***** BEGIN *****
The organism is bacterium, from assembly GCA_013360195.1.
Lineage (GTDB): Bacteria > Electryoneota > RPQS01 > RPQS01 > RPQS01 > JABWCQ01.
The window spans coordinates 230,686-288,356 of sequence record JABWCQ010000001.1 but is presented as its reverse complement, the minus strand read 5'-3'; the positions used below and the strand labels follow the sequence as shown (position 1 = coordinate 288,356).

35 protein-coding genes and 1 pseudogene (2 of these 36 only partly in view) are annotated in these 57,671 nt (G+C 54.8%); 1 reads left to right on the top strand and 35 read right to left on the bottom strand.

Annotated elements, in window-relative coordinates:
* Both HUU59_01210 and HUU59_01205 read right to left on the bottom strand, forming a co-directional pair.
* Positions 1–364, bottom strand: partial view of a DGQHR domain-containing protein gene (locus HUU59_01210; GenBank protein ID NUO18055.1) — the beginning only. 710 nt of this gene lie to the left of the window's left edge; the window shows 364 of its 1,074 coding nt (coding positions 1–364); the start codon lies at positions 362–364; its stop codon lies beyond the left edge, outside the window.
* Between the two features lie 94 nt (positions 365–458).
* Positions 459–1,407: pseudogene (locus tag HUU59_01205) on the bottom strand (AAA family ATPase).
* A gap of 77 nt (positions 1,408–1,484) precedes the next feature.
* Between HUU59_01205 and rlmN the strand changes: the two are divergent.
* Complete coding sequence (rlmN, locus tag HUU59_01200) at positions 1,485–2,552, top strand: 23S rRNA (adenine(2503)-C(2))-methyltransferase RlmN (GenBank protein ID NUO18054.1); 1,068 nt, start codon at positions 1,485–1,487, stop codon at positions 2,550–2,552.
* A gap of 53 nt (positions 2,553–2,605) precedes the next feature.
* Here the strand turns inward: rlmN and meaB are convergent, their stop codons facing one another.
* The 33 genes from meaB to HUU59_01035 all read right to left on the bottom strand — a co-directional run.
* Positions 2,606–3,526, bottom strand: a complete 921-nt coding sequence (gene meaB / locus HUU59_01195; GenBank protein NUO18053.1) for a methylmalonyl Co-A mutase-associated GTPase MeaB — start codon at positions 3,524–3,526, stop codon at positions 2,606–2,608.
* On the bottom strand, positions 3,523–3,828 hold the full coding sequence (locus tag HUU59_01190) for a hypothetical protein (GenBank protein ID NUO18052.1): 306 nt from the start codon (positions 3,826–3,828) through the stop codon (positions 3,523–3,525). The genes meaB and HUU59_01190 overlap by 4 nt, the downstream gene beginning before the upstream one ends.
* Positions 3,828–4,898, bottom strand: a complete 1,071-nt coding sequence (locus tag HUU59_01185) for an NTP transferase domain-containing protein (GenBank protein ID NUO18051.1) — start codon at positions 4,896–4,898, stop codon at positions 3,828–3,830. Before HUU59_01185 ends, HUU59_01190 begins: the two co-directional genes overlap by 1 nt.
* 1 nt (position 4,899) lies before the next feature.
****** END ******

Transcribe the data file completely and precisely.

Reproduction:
The organism is bacterium, from assembly GCA_013360195.1.
Lineage (GTDB): Bacteria > Electryoneota > RPQS01 > RPQS01 > RPQS01 > JABWCQ01.
The window spans coordinates 230,686-288,356 of sequence record JABWCQ010000001.1 but is presented as its reverse complement, the minus strand read 5'-3'; the positions used below and the strand labels follow the sequence as shown (position 1 = coordinate 288,356).

35 protein-coding genes and 1 pseudogene (2 of these 36 only partly in view) are annotated in these 57,671 nt (G+C 54.8%); 1 reads left to right on the top strand and 35 read right to left on the bottom strand.

Annotated elements, in window-relative coordinates:
* Both HUU59_01210 and HUU59_01205 read right to left on the bottom strand, forming a co-directional pair.
* Positions 1–364, bottom strand: partial view of a DGQHR domain-containing protein gene (locus HUU59_01210; GenBank protein ID NUO18055.1) — the beginning only. 710 nt of this gene lie to the left of the window's left edge; the window shows 364 of its 1,074 coding nt (coding positions 1–364); the start codon lies at positions 362–364; its stop codon lies beyond the left edge, outside the window.
* Between the two features lie 94 nt (positions 365–458).
* Positions 459–1,407: pseudogene (locus tag HUU59_01205) on the bottom strand (AAA family ATPase).
* A gap of 77 nt (positions 1,408–1,484) precedes the next feature.
* Between HUU59_01205 and rlmN the strand changes: the two are divergent.
* Complete coding sequence (rlmN, locus tag HUU59_01200) at positions 1,485–2,552, top strand: 23S rRNA (adenine(2503)-C(2))-methyltransferase RlmN (GenBank protein ID NUO18054.1); 1,068 nt, start codon at positions 1,485–1,487, stop codon at positions 2,550–2,552.
* A gap of 53 nt (positions 2,553–2,605) precedes the next feature.
* Here the strand turns inward: rlmN and meaB are convergent, their stop codons facing one another.
* The 33 genes from meaB to HUU59_01035 all read right to left on the bottom strand — a co-directional run.
* Positions 2,606–3,526, bottom strand: a complete 921-nt coding sequence (gene meaB / locus HUU59_01195; GenBank protein NUO18053.1) for a methylmalonyl Co-A mutase-associated GTPase MeaB — start codon at positions 3,524–3,526, stop codon at positions 2,606–2,608.
* On the bottom strand, positions 3,523–3,828 hold the full coding sequence (locus tag HUU59_01190) for a hypothetical protein (GenBank protein ID NUO18052.1): 306 nt from the start codon (positions 3,826–3,828) through the stop codon (positions 3,523–3,525). The genes meaB and HUU59_01190 overlap by 4 nt, the downstream gene beginning before the upstream one ends.
* Positions 3,828–4,898, bottom strand: a complete 1,071-nt coding sequence (locus tag HUU59_01185) for an NTP transferase domain-containing protein (GenBank protein ID NUO18051.1) — start codon at positions 4,896–4,898, stop codon at positions 3,828–3,830. Before HUU59_01185 ends, HUU59_01190 begins: the two co-directional genes overlap by 1 nt.
* 1 nt (position 4,899) lies before the next feature.